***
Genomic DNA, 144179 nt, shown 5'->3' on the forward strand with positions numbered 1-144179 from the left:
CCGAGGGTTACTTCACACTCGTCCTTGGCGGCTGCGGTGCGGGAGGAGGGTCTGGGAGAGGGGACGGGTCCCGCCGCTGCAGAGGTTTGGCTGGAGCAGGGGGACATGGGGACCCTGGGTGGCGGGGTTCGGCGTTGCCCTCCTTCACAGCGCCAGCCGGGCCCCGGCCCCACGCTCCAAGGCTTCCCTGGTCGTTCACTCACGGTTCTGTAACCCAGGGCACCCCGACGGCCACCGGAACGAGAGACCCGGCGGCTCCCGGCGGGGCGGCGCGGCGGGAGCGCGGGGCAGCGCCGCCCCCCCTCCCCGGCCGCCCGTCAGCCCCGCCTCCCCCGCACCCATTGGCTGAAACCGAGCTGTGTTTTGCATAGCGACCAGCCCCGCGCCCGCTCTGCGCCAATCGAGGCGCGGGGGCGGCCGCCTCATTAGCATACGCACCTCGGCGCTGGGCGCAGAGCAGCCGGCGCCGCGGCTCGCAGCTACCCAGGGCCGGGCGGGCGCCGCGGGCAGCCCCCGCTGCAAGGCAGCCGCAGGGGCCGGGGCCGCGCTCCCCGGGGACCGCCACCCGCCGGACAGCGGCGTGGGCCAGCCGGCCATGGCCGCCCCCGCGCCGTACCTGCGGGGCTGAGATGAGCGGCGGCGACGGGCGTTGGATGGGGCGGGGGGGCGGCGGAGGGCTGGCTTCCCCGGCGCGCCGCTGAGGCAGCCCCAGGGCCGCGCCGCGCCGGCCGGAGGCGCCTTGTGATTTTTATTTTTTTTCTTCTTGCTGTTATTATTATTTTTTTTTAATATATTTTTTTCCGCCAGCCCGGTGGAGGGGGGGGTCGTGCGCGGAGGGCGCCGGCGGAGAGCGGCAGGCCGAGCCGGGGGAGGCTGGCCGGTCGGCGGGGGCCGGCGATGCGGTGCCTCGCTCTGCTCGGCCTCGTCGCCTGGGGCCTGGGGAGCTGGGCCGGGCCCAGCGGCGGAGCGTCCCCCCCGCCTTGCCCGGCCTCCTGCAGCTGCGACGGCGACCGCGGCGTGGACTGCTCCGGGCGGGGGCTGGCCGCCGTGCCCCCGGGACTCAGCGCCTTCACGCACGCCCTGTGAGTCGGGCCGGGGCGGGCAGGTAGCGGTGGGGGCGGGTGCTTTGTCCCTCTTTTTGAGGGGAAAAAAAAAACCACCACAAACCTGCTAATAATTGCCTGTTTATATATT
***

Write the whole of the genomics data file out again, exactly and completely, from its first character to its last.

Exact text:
Genomic DNA, 144179 nt, shown 5'->3' on the forward strand with positions numbered 1-144179 from the left:
CCGAGGGTTACTTCACACTCGTCCTTGGCGGCTGCGGTGCGGGAGGAGGGTCTGGGAGAGGGGACGGGTCCCGCCGCTGCAGAGGTTTGGCTGGAGCAGGGGGACATGGGGACCCTGGGTGGCGGGGTTCGGCGTTGCCCTCCTTCACAGCGCCAGCCGGGCCCCGGCCCCACGCTCCAAGGCTTCCCTGGTCGTTCACTCACGGTTCTGTAACCCAGGGCACCCCGACGGCCACCGGAACGAGAGACCCGGCGGCTCCCGGCGGGGCGGCGCGGCGGGAGCGCGGGGCAGCGCCGCCCCCCCTCCCCGGCCGCCCGTCAGCCCCGCCTCCCCCGCACCCATTGGCTGAAACCGAGCTGTGTTTTGCATAGCGACCAGCCCCGCGCCCGCTCTGCGCCAATCGAGGCGCGGGGGCGGCCGCCTCATTAGCATACGCACCTCGGCGCTGGGCGCAGAGCAGCCGGCGCCGCGGCTCGCAGCTACCCAGGGCCGGGCGGGCGCCGCGGGCAGCCCCCGCTGCAAGGCAGCCGCAGGGGCCGGGGCCGCGCTCCCCGGGGACCGCCACCCGCCGGACAGCGGCGTGGGCCAGCCGGCCATGGCCGCCCCCGCGCCGTACCTGCGGGGCTGAGATGAGCGGCGGCGACGGGCGTTGGATGGGGCGGGGGGGCGGCGGAGGGCTGGCTTCCCCGGCGCGCCGCTGAGGCAGCCCCAGGGCCGCGCCGCGCCGGCCGGAGGCGCCTTGTGATTTTTATTTTTTTTCTTCTTGCTGTTATTATTATTTTTTTTTAATATATTTTTTTCCGCCAGCCCGGTGGAGGGGGGGGTCGTGCGCGGAGGGCGCCGGCGGAGAGCGGCAGGCCGAGCCGGGGGAGGCTGGCCGGTCGGCGGGGGCCGGCGATGCGGTGCCTCGCTCTGCTCGGCCTCGTCGCCTGGGGCCTGGGGAGCTGGGCCGGGCCCAGCGGCGGAGCGTCCCCCCCGCCTTGCCCGGCCTCCTGCAGCTGCGACGGCGACCGCGGCGTGGACTGCTCCGGGCGGGGGCTGGCCGCCGTGCCCCCGGGACTCAGCGCCTTCACGCACGCCCTGTGAGTCGGGCCGGGGCGGGCAGGTAGCGGTGGGGGCGGGTGCTTTGTCCCTCTTTTTGAGGGGAAAAAAAAAACCACCACAAACCTGCTAATAATTGCCTGTTTATATATT